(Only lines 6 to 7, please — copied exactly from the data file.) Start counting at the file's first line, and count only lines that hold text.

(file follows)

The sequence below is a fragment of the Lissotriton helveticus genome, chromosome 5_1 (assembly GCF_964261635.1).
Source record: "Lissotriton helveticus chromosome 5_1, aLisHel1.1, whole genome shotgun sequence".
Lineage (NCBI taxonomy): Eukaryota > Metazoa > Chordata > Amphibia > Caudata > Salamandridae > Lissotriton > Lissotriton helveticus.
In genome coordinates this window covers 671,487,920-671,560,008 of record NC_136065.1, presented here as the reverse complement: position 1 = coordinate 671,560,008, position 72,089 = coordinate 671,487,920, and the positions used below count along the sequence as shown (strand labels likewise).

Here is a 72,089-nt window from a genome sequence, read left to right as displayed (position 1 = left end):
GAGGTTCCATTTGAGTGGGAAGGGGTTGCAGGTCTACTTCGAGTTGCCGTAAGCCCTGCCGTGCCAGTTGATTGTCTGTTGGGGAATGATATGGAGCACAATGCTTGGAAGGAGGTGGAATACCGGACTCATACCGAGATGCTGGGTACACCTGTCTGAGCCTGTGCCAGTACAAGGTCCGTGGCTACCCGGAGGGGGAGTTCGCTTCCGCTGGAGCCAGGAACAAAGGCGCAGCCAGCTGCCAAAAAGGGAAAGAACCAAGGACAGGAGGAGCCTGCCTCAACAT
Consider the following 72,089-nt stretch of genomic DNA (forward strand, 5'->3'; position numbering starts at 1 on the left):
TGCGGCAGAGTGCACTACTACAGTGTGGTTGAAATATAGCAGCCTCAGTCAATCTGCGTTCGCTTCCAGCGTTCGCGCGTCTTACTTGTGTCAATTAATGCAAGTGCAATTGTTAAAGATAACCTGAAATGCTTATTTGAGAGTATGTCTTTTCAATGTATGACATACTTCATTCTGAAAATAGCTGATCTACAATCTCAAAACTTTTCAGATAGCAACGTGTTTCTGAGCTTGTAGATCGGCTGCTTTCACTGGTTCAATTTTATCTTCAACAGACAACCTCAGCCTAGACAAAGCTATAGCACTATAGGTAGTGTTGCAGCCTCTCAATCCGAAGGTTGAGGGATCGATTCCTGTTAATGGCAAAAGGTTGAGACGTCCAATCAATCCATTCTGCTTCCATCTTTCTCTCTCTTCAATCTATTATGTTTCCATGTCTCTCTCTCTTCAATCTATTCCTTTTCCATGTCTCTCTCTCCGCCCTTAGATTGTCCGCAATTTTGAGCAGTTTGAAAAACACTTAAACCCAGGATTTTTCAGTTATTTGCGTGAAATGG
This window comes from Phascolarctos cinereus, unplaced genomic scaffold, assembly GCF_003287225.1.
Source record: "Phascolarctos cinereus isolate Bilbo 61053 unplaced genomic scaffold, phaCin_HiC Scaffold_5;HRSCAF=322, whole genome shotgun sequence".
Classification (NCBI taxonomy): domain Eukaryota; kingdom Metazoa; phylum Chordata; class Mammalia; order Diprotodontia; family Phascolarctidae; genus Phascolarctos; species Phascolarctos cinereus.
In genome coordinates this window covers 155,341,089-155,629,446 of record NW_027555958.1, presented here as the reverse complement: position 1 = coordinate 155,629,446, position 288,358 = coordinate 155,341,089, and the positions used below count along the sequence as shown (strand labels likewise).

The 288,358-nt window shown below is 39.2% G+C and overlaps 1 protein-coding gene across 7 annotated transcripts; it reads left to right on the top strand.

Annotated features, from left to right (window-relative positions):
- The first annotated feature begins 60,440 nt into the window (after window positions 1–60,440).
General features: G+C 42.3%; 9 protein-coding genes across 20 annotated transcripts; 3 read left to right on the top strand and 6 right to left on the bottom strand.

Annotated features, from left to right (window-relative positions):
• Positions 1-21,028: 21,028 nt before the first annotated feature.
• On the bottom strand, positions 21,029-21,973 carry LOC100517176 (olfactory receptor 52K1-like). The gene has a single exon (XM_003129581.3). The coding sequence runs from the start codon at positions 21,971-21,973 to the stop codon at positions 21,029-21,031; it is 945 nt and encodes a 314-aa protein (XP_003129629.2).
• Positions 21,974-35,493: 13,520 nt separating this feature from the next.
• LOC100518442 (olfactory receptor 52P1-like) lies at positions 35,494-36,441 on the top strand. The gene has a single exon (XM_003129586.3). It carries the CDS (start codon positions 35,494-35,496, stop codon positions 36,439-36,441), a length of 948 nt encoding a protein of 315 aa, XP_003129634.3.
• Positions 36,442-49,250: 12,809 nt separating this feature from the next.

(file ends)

GAGGTTCCATTTGAGTGGGAAGGGGTTGCAGGTCTACTTCGAGTTGCCGTAAGCCCTGCCGTGCCAGTTGATTGTCTGTTGGGGAATGATATGGAGCACAATGCTTGGAAGGAGGTGGAATACCGGACTCATACCGAGATGCTGGGTACACCTGTCTGAGCCTGTGCCAGTACAAGGTCCGTGGCTACCCGGAGGGGGAGTTCGCTTCCGCTGGAGCCAGGAACAAAGGCGCAGCCAGCTGCCAAAAAGGGAAAGAACCAAGGACAGGAGGAGCCTGCCTCAACAT
Consider the following 72,089-nt stretch of genomic DNA (forward strand, 5'->3'; position numbering starts at 1 on the left):